The paper in Nature Communications is here: https://go.nature.com/2tnLfMn
Many people who work on extracellular vesicles (EVs) have found that it is too labor-intensive to purify sufficient EVs for functional assays. I knew this all too well from my postdoctoral training at Harvard Medical School when I had to work with liters, not milliliters, of conditioned media, over long hours of cell culture and ultracentrifugation every day.1
When I started my own new lab at the City University of Hong Kong (CityU) in Aug 2015, one of our projects was to target miR-125b in acute myeloid leukemia (AML) using antisense oligonucleotides (ASOs) in lipid nanoparticles, based on my previous studies on miR-125b.2,3 Unfortunately, we found that the nanoparticles did not work in leukemia cells although they worked very well in other cell types (in a collaboration with Prof. Michael Yang’s and Dr. Linfeng Huang’s labs at CityU). So we thought of trying EVs because some previous studies had shown that EVs are especially good delivery vehicles for blood cells.4 But herein lies the problem: how do we get enough EVs for delivering the ASOs? It would be ideal if we could use a readily available source of blood cells, such as red blood cells (RBCs). I recalled what I learned 12 years ago in the Lodish lab about RBCs and discussed extensively with my colleague Dr. Jiahai Shi, who worked on novel RBC therapies at CityU, about using RBCs for EV production. In May 2016, for the first time, we purified red blood cells derived EVs (RBCEVs) using ultracentrifugation and found an amazingly thick layer of red EVs on a sucrose cushion from only 50 ml of RBCs. After washing carefully, we still got more than 1013 RBCEVs, a scale that we had never archived from other cell types. We electroporated RBCEVs with fluorescent ASOs, then exposed AML cells to these EVs. To our surprise, almost 80% of the AML cells became fluorescence positive!
Our project progressed very quickly after Waqas Usman joined my lab as a PhD student in Sep 2016 and we started a good collaboration with Dr. William Cho’s group who provided us great help and resources. Worryingly, Waqas found that EVs derived from the whole blood provided by Red Cross led to an increase in leukemia cell proliferation. This could be due to proto-oncogenic or growth-stimulating factors in the leucocytes and lymphocytes. Thus, he separated RBCs completely from other cell types and from the plasma to avoid this worrying effect. It worked, and we obtained very high yields of pure EVs from RBCs. We further optimized the ASO electroporation procedure and obtained very efficient (80-90%) knockdown of miR-125b. At the same time, Dr. Jiahai Shi suggested the idea of CRISPR/Cas9 delivery via RBCEVs and worked closely with us on this experiment. We were unsure if the Cas9 mRNA was too large for RBCEVs initially, but it turned out well after some optimization. We were amazed that RBCEVs had such an impressive therapeutic potential hence, we quickly moved forward with the manuscript writing and submission.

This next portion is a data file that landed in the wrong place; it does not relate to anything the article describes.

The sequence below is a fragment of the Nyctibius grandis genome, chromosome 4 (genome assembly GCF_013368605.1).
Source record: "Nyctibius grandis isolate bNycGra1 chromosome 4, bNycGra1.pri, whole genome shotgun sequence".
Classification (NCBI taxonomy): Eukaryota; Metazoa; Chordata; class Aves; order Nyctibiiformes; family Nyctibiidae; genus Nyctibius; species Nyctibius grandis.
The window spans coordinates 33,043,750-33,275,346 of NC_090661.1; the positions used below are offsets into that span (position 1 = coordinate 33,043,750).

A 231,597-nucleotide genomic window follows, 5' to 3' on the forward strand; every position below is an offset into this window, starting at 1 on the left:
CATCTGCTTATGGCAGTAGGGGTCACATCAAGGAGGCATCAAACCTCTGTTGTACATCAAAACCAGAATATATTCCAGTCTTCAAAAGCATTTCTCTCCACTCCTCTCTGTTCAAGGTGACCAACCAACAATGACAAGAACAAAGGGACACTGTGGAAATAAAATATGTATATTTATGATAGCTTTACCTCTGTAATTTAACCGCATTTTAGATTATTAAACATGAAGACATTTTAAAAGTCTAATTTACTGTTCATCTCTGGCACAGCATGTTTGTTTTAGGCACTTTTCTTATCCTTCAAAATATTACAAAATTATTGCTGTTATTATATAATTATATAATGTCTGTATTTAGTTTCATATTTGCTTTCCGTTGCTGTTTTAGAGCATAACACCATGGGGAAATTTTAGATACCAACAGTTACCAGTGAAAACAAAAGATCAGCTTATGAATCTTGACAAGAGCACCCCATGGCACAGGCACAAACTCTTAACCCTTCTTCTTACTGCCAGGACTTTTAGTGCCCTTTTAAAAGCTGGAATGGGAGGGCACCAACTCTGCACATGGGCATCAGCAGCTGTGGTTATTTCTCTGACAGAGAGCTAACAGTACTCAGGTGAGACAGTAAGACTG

During the manuscript revision, the most critical question that was raised was whether RBCEVs could deliver the ASOs in a systemic manner. We learned to use NSG mice for AML engraftment with help from Prof. Anskar Leung’s lab. We found that i.p. injection of the RBCEVs got them very quickly into the liver, spleen and bone marrow where leukemia typically develops. So, we treated the leukemic mice with a high dose of anti-miR-125b RBCEVs via i.p. injection every other day. Remarkably, the treatments showed a good therapeutic effect in only 9 days.
For us, the most remarkable feature of the RBCEV platform is the ease of getting the EVs in large quantities without any expensive and labor-intensive culture. The beauty of this platform is the robust delivery to many cell types, including leukemia cells, and the safe contents of RBCEVs, which are devoid of DNA, growth factors, or potentially immunogenic and toxic substances because RBCs are enucleated ghost cells. We are currently working on further characterization and modification of RBCEVs so that we can completely weaponize the platform for cancer-specific delivery of gene therapies.
1. Le, M. T. N. et al. miR-200–containing extracellular vesicles promote breast cancer cell metastasis. J. Clin. Invest. 124, 5109–5128 (2014).
2. Le, M. T. N. et al. MicroRNA-125b is a novel negative regulator of p53. Genes Dev. 23, 862–876 (2009).
3. Le, M. T. N. et al. Conserved regulation of p53 network dosage by microRNA-125b occurs through evolving miRNA-target gene pairs. PLoS Genet. 7, e1002242 (2011).
4. Wahlgren, J. et al. Plasma exosomes can deliver exogenous short interfering RNA to monocytes and lymphocytes. Nucleic Acids Res. 40, e130 (2012).